Computer science and engineering students shine in ICPC regional competition

ICPC Regional Contest 2017Twelve students from the Department of Computer Science and Engineering at Texas A&M University participated in the Association for Computing Machinery (ACM) International Collegiate Programming Competition (ICPC) South Central USA regional competition, held Nov. 4.

The South Central USA region covers schools from Texas, Oklahoma and Louisiana. The students from the department traveled to Baylor University to compete, though there were a total of four locations across the region.

Over 70 teams participated in the event. Texas A&M was represented by four teams who ultimately finished third, fourth, fifteenth and sixteenth in the region overall. Dr. John Keyser, a professor in the department, served as coach for the students. A team from The University of Texas at Austin placed first, with a team from The University of Texas at Dallas placing second overall.

Teams are ranked based on how many problems they solve, and then on the time it takes to solve them. These competitions are very difficult, but are also very rewarding for the students involved.

Seniors Michael Earl and Nate Leake, and junior Jordan Lamkin were the Sourcerers, who placed third overall. Junior Chase Hinesman and seniors Brian Maule and Christopher Rech were the Unordered Cartographers, who placed fourth overall. Senior Nathan Villanueva, sophomore Jack Graham and graduate student Bhavesh Munot were the Texas A&M Maroon team, who placed fifteenth overall. Sophomore Giuseppe Rizzi, sophomore Luke Witt and junior Gabriel Stella were the Texas A&M White team, who placed sixteenth overall.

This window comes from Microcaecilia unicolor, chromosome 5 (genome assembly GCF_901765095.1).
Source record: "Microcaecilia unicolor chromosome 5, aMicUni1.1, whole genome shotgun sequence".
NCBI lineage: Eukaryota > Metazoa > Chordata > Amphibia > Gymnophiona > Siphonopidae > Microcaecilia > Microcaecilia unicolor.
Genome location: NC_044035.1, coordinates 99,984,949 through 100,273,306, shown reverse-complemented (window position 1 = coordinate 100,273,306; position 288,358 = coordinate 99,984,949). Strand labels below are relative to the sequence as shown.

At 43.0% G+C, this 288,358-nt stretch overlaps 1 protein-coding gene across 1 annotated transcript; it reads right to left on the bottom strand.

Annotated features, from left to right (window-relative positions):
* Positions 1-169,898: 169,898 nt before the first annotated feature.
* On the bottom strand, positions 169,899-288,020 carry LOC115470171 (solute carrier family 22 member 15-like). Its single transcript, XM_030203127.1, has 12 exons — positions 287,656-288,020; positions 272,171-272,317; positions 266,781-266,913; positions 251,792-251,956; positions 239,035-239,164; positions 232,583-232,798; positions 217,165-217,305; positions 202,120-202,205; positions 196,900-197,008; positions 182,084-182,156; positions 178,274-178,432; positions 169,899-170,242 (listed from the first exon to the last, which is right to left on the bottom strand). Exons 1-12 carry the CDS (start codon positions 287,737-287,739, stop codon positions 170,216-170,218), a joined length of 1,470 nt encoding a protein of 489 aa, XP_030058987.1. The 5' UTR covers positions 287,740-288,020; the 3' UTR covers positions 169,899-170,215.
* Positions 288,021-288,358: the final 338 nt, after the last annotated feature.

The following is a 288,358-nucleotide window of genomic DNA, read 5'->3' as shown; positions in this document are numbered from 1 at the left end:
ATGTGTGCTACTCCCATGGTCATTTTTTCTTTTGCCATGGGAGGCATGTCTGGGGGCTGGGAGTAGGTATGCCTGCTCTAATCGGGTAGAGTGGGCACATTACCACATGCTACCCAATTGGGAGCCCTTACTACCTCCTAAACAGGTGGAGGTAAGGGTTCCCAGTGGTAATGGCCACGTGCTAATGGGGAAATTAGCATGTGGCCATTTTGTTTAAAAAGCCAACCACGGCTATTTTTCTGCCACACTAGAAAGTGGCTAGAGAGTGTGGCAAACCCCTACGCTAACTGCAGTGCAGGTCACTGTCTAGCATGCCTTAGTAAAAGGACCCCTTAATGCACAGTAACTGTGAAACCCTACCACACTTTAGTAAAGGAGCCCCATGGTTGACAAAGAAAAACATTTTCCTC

“My favorite aspect of ICPC is that it gives me an avenue to meet people who are as passionate about algorithms as I am,” Graham said.

To prepare for the competition, the students participated in several practice sessions for more than a month. Practices ranged from review sessions describing various algorithms and how they can be used to solve problems to running sample contests ranging from 45 minutes to five hours long. During the competition, students have to write programs that can solve problems stated precisely. The regional contest problems ranged in difficulty from easier problems such as computing a baseball player’s slugging percentage, to more difficult problems such as finding possible destinations for a robot that had bugs in its motion program.

"Competitive programming makes you challenge yourself to improve as a programmer like nothing else does,” Earl said.

The contest fosters creativity, teamwork and innovation in building new software programs and empowers students to perform under pressure. It is the oldest, largest and most prestigious programming contest in the world.